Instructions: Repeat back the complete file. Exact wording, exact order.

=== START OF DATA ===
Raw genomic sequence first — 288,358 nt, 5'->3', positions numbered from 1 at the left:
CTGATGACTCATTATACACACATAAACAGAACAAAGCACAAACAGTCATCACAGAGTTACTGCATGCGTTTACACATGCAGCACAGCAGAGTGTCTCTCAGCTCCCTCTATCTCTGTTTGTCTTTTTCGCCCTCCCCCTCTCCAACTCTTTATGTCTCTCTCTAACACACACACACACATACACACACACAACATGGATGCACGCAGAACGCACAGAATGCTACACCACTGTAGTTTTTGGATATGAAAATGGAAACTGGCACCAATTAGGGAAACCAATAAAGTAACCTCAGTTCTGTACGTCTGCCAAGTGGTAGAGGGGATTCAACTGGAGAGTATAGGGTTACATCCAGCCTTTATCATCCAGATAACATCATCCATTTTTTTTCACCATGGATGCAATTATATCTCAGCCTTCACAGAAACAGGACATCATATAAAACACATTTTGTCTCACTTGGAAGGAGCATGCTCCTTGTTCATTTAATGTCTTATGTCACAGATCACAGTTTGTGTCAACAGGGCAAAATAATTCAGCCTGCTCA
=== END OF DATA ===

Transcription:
Raw genomic sequence first — 288,358 nt, 5'->3', positions numbered from 1 at the left:
CTGATGACTCATTATACACACATAAACAGAACAAAGCACAAACAGTCATCACAGAGTTACTGCATGCGTTTACACATGCAGCACAGCAGAGTGTCTCTCAGCTCCCTCTATCTCTGTTTGTCTTTTTCGCCCTCCCCCTCTCCAACTCTTTATGTCTCTCTCTAACACACACACACACATACACACACACAACATGGATGCACGCAGAACGCACAGAATGCTACACCACTGTAGTTTTTGGATATGAAAATGGAAACTGGCACCAATTAGGGAAACCAATAAAGTAACCTCAGTTCTGTACGTCTGCCAAGTGGTAGAGGGGATTCAACTGGAGAGTATAGGGTTACATCCAGCCTTTATCATCCAGATAACATCATCCATTTTTTTTCACCATGGATGCAATTATATCTCAGCCTTCACAGAAACAGGACATCATATAAAACACATTTTGTCTCACTTGGAAGGAGCATGCTCCTTGTTCATTTAATGTCTTATGTCACAGATCACAGTTTGTGTCAACAGGGCAAAATAATTCAGCCTGCTCA